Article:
I think it’s fair to say that the bottle opener was as much a part of the foundation upon which the togetherness of the fifties family was built as smearing butch wax on crew cuts, stenciling on eyebrows or hiding under desks together to survive atomic blasts.

I remember my grandparents only drank Pepsi which they always referred to as Peps. Pepsi was for those who think young. Not only did my grandparents think young, they were young. When I was five, my grandmother was only 44. (Back then people started families way younger so they could get it out of the way quicker and have more time to drink Peps.)

Now let’s say you only drank half the Peps in that rented bottle of yours. What would you do? Well, instead of pouring it down the drain, you would save the remainder of the Peps by utilizing another ingenious type of gadget that people just referred to as that bottle thingy.

These bottle thingys were invented for two reasons.  1) to lock in soda pop freshness and  2) to give people in the future something to sell on e-bay.
These bottle thingys were invented for two reasons.
1) to lock in soda pop freshness and
2) to give people in the future something to sell on e-bay.

That bottle “thingy” I’m referring to was a rubber gasket that went into the top of the bottle to seal in the carbonation as well as that delicious Peps refreshing flavor. After all, you spent a whole dime for that bottle of Pepsi, and you wouldn’t want it to go to waste.

Not if you were ever going to afford that trip to Canada!

Until next time . . . I love you

Fifties Fun with Radioactive Isotopes!

Dear Readers!  I went to the  thrift store yesterday.  I was lucky enough to find this Heinz Ketchup cookbook from 1957!

You see, back in 1957, before life was unnecessarily complicated with Twitter, Facebook and the radio alarm clock, people would stay home and cook dishes that required a lot of Heinz Ketchup.

Let’s take a peek at some of these 1957 Heinz Ketchup prize winning recipes and see if we can get a glimpse into the food lives of people from the past:

It’s Red Magic! Hey wait a minute! In 1957, during the height of the cold war against communism, it seems a little odd that Heinz Ketchup would bill their product by saying “It’s Red Magic.”

And the fact that Mother seems to be flirting with a gigantic tomato man wearing a manacle isn’t helping Heinz Ketchup’s credibility either . . .  oh well let’s just keep moving.

 

Okay, here we have Mother cooking with what looks like a radio-active bottle of Heinz Ketchup. But there’s probably a simple explanation.

Mother’s husband, Father, is probably a Nuclear Physicist who sometimes brings home radioactive isotopes from the office to put in the Ketchup bottle to freak Mother out!  That Father! Always with the pranks!  (Too bad Mother didn’t even notice!)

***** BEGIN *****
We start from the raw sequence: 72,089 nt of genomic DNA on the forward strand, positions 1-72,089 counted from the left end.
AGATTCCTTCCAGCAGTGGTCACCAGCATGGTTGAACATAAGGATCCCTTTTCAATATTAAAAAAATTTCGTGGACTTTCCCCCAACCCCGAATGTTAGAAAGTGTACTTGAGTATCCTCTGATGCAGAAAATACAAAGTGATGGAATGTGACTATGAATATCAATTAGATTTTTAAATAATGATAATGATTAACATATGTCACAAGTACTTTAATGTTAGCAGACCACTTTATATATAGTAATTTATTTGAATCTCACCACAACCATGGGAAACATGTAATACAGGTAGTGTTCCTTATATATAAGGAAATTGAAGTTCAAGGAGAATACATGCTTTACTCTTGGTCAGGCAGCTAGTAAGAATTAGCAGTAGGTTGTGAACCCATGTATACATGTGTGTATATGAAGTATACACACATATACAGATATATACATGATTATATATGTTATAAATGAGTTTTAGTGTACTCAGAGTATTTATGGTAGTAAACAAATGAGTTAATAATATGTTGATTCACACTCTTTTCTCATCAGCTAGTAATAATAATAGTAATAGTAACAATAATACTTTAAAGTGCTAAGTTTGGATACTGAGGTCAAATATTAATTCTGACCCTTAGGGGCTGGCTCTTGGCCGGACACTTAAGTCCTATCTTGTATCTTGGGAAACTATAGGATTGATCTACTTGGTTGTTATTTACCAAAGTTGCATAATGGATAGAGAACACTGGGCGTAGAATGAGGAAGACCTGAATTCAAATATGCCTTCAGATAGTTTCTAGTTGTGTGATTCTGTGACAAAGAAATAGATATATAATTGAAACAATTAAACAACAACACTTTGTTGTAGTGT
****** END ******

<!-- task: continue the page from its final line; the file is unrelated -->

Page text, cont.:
The only explanation for what Mother is doing here is that Father told Mother to take a long walk on a short pier.

Ha! That Father!  He’s always doing silly stuff like that to Mother. Of course,while Mother was taking a long walk off a short pier, she decided it might be fun to try a little fishing.  But what to use for bait?  Hm . . .

Of course, as you can see while Mother was trying to decide what to do next, the radioactive isotope Heinz Ketchup bottle fused permanently to Mother’s hand.  Father. Could. Not. Stop. Laughing.

 

Here are Mother and Father’s children, Boy and Girl. They are eating minced ham and bean sandwiches that Father made for them.

Oh that wacky Father!  He made both Boy and Girl these Ketchup bean sandwiches and is now hiding behind the Admiral Frigidaire spying on them as they try to eat their radioactive isotope Ketchup bean sandwiches.

Right about now Father is probably thinking about how he should see if Milton Berle needs any more comedy writers!

Hey who’s this? Why it’s New Mother, of course. (Old Mother had a drowning accident when she was unable to paddle to safety after falling off a short pier due to the Ketchup bottle being fused to her hand.)

But that’s okay because Father found and married New Mother later that day!  And New Mother has just cooked Father a tasty dish of  Green Beans with Ketchup!

Little does New Mother know that Father has just stuck two radioactive isotopes into the casserole dish she’s holding and Father can’t wait to see the look on New Mother’s face when she tries to set the dish down but finds that it’s fused to her hands!

Unfortunately Father didn’t get to see the look on New Mother’s face because just then the phone rang and Father ran to answer it because  — who knows — it might have been that all important call from Uncle Milty!

“I need a new comedy writer. Find out if Father’s available.”

And there you have it, Dear Readers, a glimpse into the food lives of people from the past.

Until next time . . . I love you

My Brain, Peanuts, Remembers: Television

Hello Dear Readers!  Welcome to this edition of My Brain, Peanuts, Remembers.

Today’s Topic:  Television